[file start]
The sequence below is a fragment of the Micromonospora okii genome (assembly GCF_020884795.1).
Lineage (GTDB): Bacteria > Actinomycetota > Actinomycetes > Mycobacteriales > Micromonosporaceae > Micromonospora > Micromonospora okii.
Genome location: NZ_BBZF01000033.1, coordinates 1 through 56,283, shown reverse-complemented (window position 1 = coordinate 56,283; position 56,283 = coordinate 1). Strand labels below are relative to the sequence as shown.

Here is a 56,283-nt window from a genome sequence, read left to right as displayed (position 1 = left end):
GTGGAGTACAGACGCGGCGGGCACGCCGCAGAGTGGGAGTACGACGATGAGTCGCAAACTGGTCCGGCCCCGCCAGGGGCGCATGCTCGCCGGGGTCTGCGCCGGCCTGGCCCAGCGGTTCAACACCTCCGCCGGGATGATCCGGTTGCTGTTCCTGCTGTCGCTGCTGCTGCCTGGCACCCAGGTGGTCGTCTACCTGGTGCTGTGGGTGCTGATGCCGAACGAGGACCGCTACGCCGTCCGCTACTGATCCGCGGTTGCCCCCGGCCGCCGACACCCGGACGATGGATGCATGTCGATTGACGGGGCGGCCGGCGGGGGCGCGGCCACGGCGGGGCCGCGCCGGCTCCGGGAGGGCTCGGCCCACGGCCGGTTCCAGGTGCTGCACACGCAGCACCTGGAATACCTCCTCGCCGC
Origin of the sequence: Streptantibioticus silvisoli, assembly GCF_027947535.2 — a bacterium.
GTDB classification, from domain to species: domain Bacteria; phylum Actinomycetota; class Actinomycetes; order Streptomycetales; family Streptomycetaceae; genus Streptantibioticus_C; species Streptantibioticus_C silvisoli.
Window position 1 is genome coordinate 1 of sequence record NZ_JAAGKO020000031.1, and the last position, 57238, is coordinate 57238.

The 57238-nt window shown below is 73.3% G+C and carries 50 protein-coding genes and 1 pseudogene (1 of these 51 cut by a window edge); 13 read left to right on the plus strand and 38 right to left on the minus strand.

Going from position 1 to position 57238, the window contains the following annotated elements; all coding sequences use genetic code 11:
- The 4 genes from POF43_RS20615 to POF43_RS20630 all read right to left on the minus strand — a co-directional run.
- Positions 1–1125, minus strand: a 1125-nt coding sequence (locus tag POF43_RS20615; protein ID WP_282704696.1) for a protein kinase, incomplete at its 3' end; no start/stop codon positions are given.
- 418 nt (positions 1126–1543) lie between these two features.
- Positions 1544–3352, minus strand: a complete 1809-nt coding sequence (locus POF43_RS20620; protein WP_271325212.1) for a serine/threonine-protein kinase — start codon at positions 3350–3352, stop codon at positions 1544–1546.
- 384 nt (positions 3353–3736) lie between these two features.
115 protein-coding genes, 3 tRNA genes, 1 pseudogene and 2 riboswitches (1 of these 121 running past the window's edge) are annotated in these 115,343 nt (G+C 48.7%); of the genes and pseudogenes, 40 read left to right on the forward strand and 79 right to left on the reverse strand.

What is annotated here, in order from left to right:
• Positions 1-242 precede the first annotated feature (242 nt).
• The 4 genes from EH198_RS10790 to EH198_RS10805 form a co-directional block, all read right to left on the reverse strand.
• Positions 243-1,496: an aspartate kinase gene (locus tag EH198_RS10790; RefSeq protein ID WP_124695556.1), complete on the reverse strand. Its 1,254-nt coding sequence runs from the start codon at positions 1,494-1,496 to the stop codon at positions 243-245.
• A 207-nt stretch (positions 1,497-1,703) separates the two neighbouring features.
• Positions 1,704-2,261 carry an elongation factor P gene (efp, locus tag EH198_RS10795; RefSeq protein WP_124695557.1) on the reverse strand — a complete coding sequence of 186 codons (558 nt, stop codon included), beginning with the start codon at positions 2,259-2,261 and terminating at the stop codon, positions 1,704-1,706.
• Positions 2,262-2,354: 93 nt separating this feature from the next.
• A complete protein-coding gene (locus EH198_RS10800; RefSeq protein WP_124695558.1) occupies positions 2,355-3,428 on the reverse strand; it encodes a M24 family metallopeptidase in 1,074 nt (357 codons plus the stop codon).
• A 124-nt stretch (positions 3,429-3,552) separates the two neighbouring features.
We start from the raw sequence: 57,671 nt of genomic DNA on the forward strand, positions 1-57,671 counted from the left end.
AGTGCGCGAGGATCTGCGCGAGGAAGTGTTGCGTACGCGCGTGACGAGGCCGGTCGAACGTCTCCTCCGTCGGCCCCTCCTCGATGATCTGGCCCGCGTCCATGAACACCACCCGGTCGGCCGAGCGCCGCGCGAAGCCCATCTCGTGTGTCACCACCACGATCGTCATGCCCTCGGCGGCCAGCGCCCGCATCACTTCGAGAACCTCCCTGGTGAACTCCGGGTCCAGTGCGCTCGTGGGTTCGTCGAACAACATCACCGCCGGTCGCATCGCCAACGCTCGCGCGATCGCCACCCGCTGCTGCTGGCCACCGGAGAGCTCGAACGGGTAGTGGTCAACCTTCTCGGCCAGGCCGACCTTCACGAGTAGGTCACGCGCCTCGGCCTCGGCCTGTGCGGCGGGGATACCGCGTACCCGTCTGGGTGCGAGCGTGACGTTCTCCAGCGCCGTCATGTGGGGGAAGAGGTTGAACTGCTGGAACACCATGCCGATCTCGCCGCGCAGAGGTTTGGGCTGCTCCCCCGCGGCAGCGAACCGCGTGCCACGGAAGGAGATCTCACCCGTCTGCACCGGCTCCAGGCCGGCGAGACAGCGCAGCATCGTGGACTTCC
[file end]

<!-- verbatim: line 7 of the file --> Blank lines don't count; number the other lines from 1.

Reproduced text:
GTDB classification, from domain to species: domain Bacteria; phylum Actinomycetota; class Actinomycetes; order Streptomycetales; family Streptomycetaceae; genus Streptantibioticus_C; species Streptantibioticus_C silvisoli.